Basically, my point is that: Being Human hasn’t been thought through. It’s been planned one series at a time, and each time a series is made, the previous one isn’t even thought of. No doubt Series Four will introduce some other new characters: maybe a Great Pack of werewolves convinced that werewolves are going to take over the world, which everyone has heard of before and cunningly forgotten to mention. Or maybe the Old Vampires are going to turn out to include the team’s landlord from Series One, who hasn’t been seen for a while. Either way, something new will no doubt come in, and if the previous series are anything to go by, it will be something which would have made a vital difference to everything that has gone before, if we had actually known about it.

I will stop ranting, now. There are ways to do this sort of thing properly, but Being Human is probably beyond recovery. The annoying thing is, it would have been much better if someone had sat down, right at the start, and said: if we do get more than one series, what way will we go? And what do we have to do now, to make sure we can?

* Given that several characters are either dead or undead, and one has been “killed off for good” once before only to return when the writers ran short of plot, this is possibly not a useful measure of whether or not it will return.

** It’s hard for me to describe what an awful place Newport is, seriously, without you thinking I’m exaggerating for comic effect. Doctors in Newport have been known to use “move well away from Newport” as a treatment for clinical depression. Visiting Newport (in the 2010s) is like visiting a small town in northern England (in 1985).

*** Kingswood, maybe.

**** There’s an essay in the implicit and deep-rooted sexism that shows itself in the writing of the female vampires in Being Human, but this is probably not the place for it, and I am not the person to write it. It is, however, no doubt closely related to the vampire-as-sexual-predator archetype. Here, at least, note that only the male vampires are given any chance of redemption other than death; and that the mentor who demonstrates this the most is gay.

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Vampire-Spotting

In which we suspect that some TV cameras might be taking the train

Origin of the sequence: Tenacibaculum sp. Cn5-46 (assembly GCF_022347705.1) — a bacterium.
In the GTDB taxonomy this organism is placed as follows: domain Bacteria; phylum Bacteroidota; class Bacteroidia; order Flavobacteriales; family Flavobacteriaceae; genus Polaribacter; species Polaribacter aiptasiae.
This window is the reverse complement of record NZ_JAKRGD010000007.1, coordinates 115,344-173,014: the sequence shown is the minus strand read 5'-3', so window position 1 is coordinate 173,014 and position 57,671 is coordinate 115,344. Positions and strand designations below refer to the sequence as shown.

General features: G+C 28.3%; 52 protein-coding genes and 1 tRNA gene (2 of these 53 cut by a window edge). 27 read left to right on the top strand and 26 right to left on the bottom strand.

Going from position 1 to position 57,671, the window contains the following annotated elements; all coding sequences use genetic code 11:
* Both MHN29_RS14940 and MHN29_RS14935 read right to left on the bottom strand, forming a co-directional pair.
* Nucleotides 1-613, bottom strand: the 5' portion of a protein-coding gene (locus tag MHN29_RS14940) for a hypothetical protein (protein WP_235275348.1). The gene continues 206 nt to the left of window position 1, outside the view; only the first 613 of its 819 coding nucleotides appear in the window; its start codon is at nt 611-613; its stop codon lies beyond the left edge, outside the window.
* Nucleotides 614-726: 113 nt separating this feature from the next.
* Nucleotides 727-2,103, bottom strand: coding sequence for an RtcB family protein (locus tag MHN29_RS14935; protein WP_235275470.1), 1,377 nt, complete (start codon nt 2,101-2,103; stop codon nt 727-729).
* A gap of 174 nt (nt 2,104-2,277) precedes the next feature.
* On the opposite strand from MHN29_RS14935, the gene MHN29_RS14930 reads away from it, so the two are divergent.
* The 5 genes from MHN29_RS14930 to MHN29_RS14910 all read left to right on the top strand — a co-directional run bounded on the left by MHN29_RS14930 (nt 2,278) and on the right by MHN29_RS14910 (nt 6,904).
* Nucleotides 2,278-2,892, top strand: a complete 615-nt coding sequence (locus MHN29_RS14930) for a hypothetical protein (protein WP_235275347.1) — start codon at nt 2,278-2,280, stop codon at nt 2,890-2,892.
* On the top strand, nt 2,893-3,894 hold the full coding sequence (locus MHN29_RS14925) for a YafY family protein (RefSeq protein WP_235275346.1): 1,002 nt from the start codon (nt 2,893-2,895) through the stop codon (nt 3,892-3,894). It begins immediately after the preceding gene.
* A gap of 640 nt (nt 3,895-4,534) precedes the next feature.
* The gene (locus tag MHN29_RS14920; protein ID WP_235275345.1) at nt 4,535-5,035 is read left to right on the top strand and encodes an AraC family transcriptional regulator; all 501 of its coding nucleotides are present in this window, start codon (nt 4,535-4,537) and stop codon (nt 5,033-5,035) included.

Regular readers over the past couple of years might have noticed that I quite enjoy spotting the filming locations of the paranormal TV drama* Being Human, filmed in a variety of easily-recognisable Bristol locations: Totterdown, Bedminster, Clifton, St George, College Green, and so on. Not for much longer, though, we thought: although the first two series were Bristol-based, the third series is apparently being moved over to Cardiff. Whether it will be the recognisable Cardiff Cardiff of Torchwood, or the generic anycity of Doctor Who, remains to be seen; but this was all clearly set up when, at the end of Series Two, the protagonists were forced to flee the house on the corner of Henry St and Windsor Terrace for an anonymous rural hideout. No more Bristol locations for us to spot, we thought.

Over the past week, we’ve been doing a lot of driving about moving house; we now know every intimate corner of every sensible route from south Bristol to east Bristol, or at least it feels like we do. So we were slightly surprised to see that, about a week ago, some more of these pink signs have popped up. “BH LOC” and “BH BASE”, as before.

We spotted them on Albert Road, near the Black Castle. “BH BASE” points along Bath Road, towards the Paintworks and the ITV studios. “BH LOC”, though, is intriguing. It points down the very last turning off Albert Road before the Black Castle end. That entrance only goes to two places: a KFC branch, and St Philips Marsh railway depot.

If you watched the second series of Being Human, you might remember that there was, indeed, a rather brutal train-based scene in a First Great Western carriage.** So, expect the third series to include, at the very least, an extension of that scene, if not a spin-off plotline. Or, alternatively, those signs aren’t really anything to do with Being Human at all, and it’s just coincidence that they pop up around Bristol a few months before each series appears on the telly.*** My money’s on that train from Series Two being the root of part of the Series Three plot; but, I guess, we’ll just have to wait, watch and see.

* Well, it started off as a comedy, and got more serious as it went along

** I was impressed that the programme’s fidelity-to-location included shooting that scene in a genuine local train, rather than just finding any railway prepared to get a carriage soaked with fake blood. Of course, it was probably a convenient location too.

*** The third possibility, of course, is that someone in Series Three tries to cure vampires and werewolves of their respective curses by getting them to eat large amounts of fried chicken.

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Lights And Action

In which we spot some filming going on, so talk about something completely different


On my way home, last night and the night before, I noticed something going on along Ashton Road. Big floodlights, lighting up the whole street: some sort of night filming was going on.

Being intrigued, I went to the internet to try to find out what it might be. And then I checked my website stats, and found that people have been coming to this site, already, to try to find out what was being filmed. They can’t have got an answer, at least not from me. I haven’t been able to find a complete one, either, but I have found that it’s a drama about “the lives of young women who are involved with drugs and prostitution“, and it’s not specifically set in Bedminster, Ashton Gate, or in Bristol in general. Cheerful, then.